by Shira Hanau, Gabe Friedman
(JTA) — Golden Globes fans may have noticed something different this year: The annual entertainment awards were not announced on TV, and not for COVID-19 reasons.
NBC dropped the broadcast over the Hollywood Foreign Press Association’s diversity problem — none of the 87 members of the Globes’ awards body are Black.
But the winners were still announced Sunday night, mostly via Twitter and press releases. And they still may offer a hint at the likely winners at this year’s Oscars, set to take place March 27.
If that’s the case, a few big Jewish winners padded their Oscar resume Sunday. Here’s the list:
Steven Spielberg didn’t add to his crowded shelf of best director awards, but his remake of “West Side Story” won best comedy or musical film, and multiple actresses from the movie won Globes, too. A now-deleted tweet from the Globes declared, “If laughter is the best medicine (‘West Side Story’) is the cure for what ails you” — even though the musical is, famously, a tragedy.
(Speaking of diversity issues, Jordyn Haime wrote last month about the story behind the original film and stage show — and the difficulties of white Jewish Americans seeking to capture the Puerto Rican experience.)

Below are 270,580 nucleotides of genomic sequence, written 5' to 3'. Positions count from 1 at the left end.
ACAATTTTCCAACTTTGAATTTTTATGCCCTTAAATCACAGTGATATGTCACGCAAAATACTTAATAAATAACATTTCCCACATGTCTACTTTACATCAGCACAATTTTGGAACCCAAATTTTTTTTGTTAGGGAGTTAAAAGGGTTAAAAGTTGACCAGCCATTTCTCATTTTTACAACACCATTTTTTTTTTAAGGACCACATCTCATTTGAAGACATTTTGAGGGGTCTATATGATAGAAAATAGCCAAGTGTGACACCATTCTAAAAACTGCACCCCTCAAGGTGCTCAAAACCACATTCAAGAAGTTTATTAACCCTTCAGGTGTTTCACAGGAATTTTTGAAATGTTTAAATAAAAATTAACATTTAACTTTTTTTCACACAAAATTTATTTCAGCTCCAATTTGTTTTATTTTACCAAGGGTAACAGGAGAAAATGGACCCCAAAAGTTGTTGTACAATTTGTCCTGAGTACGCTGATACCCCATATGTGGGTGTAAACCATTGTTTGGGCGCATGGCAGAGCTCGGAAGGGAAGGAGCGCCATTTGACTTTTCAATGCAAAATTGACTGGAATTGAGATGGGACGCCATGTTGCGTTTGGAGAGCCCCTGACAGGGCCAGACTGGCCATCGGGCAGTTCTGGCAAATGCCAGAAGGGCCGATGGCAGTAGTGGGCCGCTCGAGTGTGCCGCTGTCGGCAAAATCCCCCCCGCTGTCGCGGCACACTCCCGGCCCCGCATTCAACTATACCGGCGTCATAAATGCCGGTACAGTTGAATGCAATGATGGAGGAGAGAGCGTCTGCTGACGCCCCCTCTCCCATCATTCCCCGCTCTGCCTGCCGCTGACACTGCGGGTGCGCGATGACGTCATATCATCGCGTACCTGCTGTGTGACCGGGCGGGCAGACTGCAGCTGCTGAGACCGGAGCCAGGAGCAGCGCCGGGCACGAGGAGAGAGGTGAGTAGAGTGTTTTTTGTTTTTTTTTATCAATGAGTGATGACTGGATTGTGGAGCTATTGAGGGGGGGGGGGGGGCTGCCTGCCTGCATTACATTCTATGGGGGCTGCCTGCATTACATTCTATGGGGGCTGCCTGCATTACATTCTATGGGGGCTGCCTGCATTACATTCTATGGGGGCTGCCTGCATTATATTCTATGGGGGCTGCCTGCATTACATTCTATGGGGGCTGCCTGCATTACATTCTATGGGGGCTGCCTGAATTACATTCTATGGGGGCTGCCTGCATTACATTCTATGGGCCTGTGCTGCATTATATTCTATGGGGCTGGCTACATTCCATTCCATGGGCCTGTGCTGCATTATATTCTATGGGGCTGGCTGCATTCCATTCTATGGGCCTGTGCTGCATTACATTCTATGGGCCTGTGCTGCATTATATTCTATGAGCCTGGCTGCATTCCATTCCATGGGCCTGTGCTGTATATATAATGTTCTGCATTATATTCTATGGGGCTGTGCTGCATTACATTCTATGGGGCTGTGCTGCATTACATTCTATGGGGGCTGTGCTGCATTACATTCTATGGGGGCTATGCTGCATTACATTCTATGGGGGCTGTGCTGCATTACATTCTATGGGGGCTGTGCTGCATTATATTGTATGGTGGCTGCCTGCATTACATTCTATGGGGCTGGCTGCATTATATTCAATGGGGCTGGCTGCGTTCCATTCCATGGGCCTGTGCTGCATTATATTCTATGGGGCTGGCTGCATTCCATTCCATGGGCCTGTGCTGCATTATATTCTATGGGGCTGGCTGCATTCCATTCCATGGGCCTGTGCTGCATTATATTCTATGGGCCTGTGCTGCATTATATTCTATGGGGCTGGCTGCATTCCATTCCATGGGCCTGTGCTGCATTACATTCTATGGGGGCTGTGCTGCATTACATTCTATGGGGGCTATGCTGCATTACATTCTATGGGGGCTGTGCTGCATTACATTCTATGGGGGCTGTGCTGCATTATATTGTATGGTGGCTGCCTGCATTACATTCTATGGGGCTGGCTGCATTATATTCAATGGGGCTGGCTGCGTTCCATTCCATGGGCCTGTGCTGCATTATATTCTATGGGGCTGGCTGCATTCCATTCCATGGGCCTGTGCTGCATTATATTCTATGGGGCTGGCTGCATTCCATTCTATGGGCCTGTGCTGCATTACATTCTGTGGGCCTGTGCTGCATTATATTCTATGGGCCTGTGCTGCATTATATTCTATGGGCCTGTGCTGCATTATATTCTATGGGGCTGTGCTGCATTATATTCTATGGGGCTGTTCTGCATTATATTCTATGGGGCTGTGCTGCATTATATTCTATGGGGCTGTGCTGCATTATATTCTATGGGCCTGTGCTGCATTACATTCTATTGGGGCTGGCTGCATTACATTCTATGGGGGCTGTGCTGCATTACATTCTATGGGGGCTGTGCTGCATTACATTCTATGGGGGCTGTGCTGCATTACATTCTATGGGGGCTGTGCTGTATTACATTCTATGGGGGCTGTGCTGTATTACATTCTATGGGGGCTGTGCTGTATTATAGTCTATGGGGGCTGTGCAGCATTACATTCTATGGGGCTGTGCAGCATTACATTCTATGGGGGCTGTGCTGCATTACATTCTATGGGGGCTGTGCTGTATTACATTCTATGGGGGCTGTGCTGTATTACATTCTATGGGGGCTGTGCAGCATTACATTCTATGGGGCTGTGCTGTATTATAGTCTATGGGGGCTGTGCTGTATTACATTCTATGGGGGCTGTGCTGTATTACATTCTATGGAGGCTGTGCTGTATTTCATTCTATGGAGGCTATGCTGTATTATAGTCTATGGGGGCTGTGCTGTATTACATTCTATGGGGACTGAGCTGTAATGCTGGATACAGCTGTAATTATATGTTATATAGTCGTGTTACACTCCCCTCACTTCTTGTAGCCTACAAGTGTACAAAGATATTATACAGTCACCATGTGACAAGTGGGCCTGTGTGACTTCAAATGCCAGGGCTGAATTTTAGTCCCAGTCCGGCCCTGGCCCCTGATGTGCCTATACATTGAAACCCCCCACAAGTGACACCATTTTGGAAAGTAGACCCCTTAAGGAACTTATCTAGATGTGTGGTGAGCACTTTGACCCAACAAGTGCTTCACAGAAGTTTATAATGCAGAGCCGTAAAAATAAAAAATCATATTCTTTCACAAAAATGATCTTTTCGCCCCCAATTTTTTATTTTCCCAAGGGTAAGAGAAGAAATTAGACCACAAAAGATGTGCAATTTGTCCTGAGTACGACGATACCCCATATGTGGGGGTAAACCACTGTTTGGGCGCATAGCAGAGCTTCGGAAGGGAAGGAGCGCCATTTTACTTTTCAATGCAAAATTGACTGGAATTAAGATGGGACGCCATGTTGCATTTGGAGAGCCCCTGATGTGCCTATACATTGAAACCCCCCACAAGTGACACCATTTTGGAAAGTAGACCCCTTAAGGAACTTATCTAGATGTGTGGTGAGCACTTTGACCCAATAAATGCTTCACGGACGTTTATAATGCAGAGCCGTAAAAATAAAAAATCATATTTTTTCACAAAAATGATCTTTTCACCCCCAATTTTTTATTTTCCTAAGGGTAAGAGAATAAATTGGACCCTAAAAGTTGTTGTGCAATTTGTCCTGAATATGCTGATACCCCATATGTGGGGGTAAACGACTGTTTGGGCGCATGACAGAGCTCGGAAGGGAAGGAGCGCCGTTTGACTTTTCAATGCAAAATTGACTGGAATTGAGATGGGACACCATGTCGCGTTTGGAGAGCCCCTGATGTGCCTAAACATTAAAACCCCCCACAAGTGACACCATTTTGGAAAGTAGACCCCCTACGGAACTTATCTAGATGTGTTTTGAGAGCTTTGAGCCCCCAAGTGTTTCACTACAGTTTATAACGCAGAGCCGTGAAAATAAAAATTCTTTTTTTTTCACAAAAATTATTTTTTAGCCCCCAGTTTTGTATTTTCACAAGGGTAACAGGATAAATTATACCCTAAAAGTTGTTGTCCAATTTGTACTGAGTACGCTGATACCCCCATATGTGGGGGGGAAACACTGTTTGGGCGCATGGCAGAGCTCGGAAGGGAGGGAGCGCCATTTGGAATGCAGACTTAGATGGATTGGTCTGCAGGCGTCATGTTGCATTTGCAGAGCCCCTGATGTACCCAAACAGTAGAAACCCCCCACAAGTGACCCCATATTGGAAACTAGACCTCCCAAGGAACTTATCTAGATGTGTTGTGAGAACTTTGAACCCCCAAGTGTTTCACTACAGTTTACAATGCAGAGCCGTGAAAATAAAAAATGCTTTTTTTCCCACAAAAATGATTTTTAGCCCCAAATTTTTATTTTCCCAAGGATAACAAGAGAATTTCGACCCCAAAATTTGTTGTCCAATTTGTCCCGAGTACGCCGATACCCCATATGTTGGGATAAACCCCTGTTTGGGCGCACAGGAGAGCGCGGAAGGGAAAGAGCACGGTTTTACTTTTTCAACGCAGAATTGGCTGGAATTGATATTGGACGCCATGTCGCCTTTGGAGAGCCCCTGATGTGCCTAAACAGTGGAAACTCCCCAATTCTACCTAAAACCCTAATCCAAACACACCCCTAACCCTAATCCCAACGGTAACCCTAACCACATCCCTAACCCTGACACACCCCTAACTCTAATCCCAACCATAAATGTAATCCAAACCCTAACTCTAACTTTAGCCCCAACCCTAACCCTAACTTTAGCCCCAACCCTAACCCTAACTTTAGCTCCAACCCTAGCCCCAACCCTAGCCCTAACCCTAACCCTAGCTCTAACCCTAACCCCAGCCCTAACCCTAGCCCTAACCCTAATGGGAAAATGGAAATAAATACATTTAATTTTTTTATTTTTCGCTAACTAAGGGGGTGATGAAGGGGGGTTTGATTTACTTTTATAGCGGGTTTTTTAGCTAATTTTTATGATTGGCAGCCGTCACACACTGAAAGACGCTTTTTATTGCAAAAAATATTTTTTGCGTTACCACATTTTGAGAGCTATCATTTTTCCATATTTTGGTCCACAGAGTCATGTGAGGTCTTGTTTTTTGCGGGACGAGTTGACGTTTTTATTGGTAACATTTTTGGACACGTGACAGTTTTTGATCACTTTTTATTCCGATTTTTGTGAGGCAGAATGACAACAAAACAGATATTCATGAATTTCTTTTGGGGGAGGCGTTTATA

Andrew Garfield, the Jewish star of “tick, tick…BOOM!”, won best actor in a comedy or musical for his portrayal of Jonathan Larson, the Jewish musical theater writer behind “Rent”, who died the night before the show’s first performance.
Jewish composer Hans Zimmer, a perennial award winner, won best original score for his music for the science fiction blockbuster “Dune,” which starred Jewish heartthrob Timothée Chalamet. The Israeli Philharmonic threw a Zimmer-themed Hanukkah event in 2020.
HBO’s “Hacks,” about a young comedy writer who ends up working for a Joan Rivers-type comedy legend, won best TV comedy or musical series. Hannah Einbinder, the proudly Jewish actress who stars as the young comedienne, was nominated for best actress in a comedy or musical show — but lost to her co-star Jean Smart.
Also on the losing front, Paul Thomas Anderson’s film “Licorice Pizza,” which celebrates a turning point in how pop culture views Jewish women, had scored several nominations — including one for breakout Jewish actress Alana Haim, of the pop band Haim — but lost in each category.